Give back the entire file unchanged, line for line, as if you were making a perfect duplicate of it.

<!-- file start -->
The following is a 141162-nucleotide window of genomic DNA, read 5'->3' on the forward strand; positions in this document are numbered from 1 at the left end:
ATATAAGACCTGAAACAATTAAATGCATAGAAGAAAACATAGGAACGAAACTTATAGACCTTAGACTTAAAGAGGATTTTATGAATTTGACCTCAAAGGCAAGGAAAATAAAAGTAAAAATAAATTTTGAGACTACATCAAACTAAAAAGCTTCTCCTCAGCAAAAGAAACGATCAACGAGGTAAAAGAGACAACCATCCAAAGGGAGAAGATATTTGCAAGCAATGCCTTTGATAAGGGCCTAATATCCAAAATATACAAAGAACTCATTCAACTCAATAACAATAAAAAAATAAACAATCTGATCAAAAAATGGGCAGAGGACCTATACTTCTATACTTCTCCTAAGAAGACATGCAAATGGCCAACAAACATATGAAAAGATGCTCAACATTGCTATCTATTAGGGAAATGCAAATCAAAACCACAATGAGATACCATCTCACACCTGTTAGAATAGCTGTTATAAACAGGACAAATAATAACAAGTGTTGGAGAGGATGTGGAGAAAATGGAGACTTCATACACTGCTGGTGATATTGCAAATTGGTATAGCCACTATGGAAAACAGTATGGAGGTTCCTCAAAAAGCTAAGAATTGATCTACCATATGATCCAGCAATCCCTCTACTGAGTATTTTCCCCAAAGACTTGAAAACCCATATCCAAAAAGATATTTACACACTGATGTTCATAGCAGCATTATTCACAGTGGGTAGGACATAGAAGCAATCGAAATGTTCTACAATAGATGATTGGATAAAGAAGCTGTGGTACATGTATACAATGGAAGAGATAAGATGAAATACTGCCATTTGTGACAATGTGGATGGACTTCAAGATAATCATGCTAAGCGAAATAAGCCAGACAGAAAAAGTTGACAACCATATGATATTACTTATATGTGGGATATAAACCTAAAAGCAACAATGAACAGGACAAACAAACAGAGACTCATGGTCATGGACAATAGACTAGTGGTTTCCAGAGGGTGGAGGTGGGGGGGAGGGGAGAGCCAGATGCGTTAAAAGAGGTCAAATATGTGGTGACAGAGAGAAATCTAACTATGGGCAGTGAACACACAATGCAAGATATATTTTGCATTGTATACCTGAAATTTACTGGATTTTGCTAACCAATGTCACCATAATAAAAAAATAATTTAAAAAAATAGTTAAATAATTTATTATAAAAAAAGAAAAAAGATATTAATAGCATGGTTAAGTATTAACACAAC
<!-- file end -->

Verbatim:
The following is a 141162-nucleotide window of genomic DNA, read 5'->3' on the forward strand; positions in this document are numbered from 1 at the left end:
ATATAAGACCTGAAACAATTAAATGCATAGAAGAAAACATAGGAACGAAACTTATAGACCTTAGACTTAAAGAGGATTTTATGAATTTGACCTCAAAGGCAAGGAAAATAAAAGTAAAAATAAATTTTGAGACTACATCAAACTAAAAAGCTTCTCCTCAGCAAAAGAAACGATCAACGAGGTAAAAGAGACAACCATCCAAAGGGAGAAGATATTTGCAAGCAATGCCTTTGATAAGGGCCTAATATCCAAAATATACAAAGAACTCATTCAACTCAATAACAATAAAAAAATAAACAATCTGATCAAAAAATGGGCAGAGGACCTATACTTCTATACTTCTCCTAAGAAGACATGCAAATGGCCAACAAACATATGAAAAGATGCTCAACATTGCTATCTATTAGGGAAATGCAAATCAAAACCACAATGAGATACCATCTCACACCTGTTAGAATAGCTGTTATAAACAGGACAAATAATAACAAGTGTTGGAGAGGATGTGGAGAAAATGGAGACTTCATACACTGCTGGTGATATTGCAAATTGGTATAGCCACTATGGAAAACAGTATGGAGGTTCCTCAAAAAGCTAAGAATTGATCTACCATATGATCCAGCAATCCCTCTACTGAGTATTTTCCCCAAAGACTTGAAAACCCATATCCAAAAAGATATTTACACACTGATGTTCATAGCAGCATTATTCACAGTGGGTAGGACATAGAAGCAATCGAAATGTTCTACAATAGATGATTGGATAAAGAAGCTGTGGTACATGTATACAATGGAAGAGATAAGATGAAATACTGCCATTTGTGACAATGTGGATGGACTTCAAGATAATCATGCTAAGCGAAATAAGCCAGACAGAAAAAGTTGACAACCATATGATATTACTTATATGTGGGATATAAACCTAAAAGCAACAATGAACAGGACAAACAAACAGAGACTCATGGTCATGGACAATAGACTAGTGGTTTCCAGAGGGTGGAGGTGGGGGGGAGGGGAGAGCCAGATGCGTTAAAAGAGGTCAAATATGTGGTGACAGAGAGAAATCTAACTATGGGCAGTGAACACACAATGCAAGATATATTTTGCATTGTATACCTGAAATTTACTGGATTTTGCTAACCAATGTCACCATAATAAAAAAATAATTTAAAAAAATAGTTAAATAATTTATTATAAAAAAAGAAAAAAGATATTAATAGCATGGTTAAGTATTAACACAAC